Spiral Jetty, created by the artist Robert Smithson, is an unusual work of art constructed from the earth, far from the confines of a museum or gallery, In 1970, Smithson traveled to the Great Salt Lake, where he hired contractor Bob Phillips and his earthmoving equipment. In little more than a week, they constructed an enormous stone earthwork that curled like a fiddlehead fern out from the shoreline, framed by waters dyed wine red by millions of tiny brine shrimp. Fifteen hundred feet long, 15 feet wide, and constructed from 6,650 tons of black basalt rock and earth, Spiral Jetty is said to be one of the few works of art visible from space—when it’s visible at all.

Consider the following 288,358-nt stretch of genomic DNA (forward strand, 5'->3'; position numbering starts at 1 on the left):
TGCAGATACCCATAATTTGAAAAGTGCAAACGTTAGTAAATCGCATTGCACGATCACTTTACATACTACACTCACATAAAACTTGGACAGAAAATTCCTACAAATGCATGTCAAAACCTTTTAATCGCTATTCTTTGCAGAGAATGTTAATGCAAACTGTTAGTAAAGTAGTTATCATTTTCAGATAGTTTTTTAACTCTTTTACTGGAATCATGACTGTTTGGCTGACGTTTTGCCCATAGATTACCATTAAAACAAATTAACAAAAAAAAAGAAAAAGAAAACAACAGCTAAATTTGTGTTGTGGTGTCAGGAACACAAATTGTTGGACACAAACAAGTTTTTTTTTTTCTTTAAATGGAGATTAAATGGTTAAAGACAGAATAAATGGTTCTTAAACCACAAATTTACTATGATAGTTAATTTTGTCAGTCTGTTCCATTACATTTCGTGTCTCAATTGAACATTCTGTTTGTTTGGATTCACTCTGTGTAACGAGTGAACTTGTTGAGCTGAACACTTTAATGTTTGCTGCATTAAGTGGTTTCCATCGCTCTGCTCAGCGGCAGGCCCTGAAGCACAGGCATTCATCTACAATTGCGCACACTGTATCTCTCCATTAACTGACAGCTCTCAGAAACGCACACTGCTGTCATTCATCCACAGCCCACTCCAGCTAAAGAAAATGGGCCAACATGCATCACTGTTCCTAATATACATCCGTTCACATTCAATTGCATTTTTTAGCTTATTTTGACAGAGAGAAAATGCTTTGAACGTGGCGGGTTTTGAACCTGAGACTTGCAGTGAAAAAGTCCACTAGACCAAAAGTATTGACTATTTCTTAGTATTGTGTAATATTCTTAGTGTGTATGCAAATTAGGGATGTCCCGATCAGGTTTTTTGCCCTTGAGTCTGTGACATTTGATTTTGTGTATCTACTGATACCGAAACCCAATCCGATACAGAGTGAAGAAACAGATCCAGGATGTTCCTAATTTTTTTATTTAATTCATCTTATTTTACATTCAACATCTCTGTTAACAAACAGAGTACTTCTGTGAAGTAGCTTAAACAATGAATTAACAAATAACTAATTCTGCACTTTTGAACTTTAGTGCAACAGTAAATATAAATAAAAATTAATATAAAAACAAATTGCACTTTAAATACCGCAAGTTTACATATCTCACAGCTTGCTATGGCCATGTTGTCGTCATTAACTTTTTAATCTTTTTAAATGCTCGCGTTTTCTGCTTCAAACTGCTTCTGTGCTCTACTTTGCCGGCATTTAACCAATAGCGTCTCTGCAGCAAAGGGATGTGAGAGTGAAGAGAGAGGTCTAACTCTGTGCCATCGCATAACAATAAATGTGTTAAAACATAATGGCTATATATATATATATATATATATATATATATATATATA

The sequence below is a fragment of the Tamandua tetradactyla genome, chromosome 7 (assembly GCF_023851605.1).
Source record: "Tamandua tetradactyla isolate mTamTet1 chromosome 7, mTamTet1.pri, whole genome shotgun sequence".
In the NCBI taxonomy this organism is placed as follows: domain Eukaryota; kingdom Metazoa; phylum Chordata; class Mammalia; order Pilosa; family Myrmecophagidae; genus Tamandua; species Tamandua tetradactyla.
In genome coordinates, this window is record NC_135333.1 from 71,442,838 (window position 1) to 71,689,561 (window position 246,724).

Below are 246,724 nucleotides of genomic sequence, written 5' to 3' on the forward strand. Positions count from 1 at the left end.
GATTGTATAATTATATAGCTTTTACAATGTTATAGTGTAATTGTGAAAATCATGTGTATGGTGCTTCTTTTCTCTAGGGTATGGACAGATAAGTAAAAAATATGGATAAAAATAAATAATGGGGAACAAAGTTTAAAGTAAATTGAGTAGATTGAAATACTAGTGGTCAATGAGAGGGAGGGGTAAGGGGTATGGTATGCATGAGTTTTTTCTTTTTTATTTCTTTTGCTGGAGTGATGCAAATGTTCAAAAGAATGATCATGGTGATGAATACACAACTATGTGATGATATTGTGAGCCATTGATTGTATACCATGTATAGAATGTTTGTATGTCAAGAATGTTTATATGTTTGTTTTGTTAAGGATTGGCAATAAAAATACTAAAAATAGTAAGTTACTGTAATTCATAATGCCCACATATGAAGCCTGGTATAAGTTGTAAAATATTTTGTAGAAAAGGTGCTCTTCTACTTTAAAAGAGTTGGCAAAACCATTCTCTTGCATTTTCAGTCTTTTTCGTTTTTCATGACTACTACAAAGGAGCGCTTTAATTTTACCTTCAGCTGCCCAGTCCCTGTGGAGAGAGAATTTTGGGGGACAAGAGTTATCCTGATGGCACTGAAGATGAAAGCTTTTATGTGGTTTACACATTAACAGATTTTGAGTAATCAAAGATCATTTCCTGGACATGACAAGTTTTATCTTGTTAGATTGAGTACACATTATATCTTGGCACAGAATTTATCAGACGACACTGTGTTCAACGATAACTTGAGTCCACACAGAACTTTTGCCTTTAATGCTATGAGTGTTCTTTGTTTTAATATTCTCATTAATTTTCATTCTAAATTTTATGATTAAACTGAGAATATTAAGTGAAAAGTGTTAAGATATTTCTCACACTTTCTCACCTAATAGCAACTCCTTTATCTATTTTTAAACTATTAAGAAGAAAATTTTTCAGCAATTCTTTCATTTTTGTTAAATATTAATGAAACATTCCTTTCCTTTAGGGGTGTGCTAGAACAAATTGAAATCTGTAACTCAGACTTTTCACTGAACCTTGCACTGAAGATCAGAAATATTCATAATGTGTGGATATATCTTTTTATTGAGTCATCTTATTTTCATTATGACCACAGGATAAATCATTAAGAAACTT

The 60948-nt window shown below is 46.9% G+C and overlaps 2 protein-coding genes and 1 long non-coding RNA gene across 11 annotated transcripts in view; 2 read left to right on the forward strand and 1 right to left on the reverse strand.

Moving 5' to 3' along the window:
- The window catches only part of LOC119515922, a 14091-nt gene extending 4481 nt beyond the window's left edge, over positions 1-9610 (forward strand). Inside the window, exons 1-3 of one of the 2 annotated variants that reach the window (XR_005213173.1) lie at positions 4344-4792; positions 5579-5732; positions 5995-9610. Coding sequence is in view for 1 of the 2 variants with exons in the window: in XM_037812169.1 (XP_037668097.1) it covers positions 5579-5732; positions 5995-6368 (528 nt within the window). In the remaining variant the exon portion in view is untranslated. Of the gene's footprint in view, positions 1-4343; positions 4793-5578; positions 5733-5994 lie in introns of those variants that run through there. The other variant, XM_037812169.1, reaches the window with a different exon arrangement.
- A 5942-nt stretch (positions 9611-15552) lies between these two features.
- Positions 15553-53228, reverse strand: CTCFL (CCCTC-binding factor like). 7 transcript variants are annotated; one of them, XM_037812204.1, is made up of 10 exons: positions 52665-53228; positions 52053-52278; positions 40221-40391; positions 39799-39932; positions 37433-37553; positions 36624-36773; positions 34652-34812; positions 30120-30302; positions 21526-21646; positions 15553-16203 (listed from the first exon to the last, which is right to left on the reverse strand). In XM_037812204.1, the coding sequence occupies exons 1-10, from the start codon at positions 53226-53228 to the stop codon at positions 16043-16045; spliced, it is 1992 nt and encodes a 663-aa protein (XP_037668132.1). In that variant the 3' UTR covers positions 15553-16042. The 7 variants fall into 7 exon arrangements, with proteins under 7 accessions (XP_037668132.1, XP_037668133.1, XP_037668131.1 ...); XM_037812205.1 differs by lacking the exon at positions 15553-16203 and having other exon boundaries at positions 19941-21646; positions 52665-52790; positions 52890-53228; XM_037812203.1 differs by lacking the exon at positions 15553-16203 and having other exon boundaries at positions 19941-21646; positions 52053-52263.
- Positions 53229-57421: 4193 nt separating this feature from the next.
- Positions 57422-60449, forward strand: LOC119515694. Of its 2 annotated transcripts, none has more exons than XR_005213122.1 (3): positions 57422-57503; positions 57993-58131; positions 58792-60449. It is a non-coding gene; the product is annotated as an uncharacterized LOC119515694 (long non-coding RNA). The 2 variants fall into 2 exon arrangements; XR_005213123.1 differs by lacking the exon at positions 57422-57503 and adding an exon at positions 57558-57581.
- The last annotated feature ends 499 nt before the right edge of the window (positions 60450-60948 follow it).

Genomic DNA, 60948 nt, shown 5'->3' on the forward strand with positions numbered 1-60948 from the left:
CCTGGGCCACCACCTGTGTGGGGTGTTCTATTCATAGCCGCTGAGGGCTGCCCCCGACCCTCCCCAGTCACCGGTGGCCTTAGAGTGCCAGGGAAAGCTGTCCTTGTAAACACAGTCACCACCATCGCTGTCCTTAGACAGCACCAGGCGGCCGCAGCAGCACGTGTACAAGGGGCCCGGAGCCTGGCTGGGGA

And therein lies the problem—or the mystique. When Smithson constructed this earthwork, the waters of the lake were unusually low because of a protracted dry spell. A year later they began to rise, and submerged the work for most of the next 30 years. In 2002, following three years of drought, the jetty reemerged completely transformed, its black rocks encased in gleaming white, ice-like salt crystals. Debate persists on whether Smithson (who died in a plane crash in 1973) would have celebrated or mourned his work’s transformation. On the one hand, his writings show how central decay and change were to his artistic vision. On the other, the Dia Art Foundation maintains that Smithson also contemplated adding to the work so it would always be visible—a move the foundation is also considering. For now, there are no firm plans, nor any indication of how long the work will remain above water. Check its status before making your pilgrimage. Walk the jetty’s curving path to its center, seeing it the way it was meant to be seen, its size and bulk reduced to a fragile tendril in the water, dwarfed by the desert landscape and the waters all around.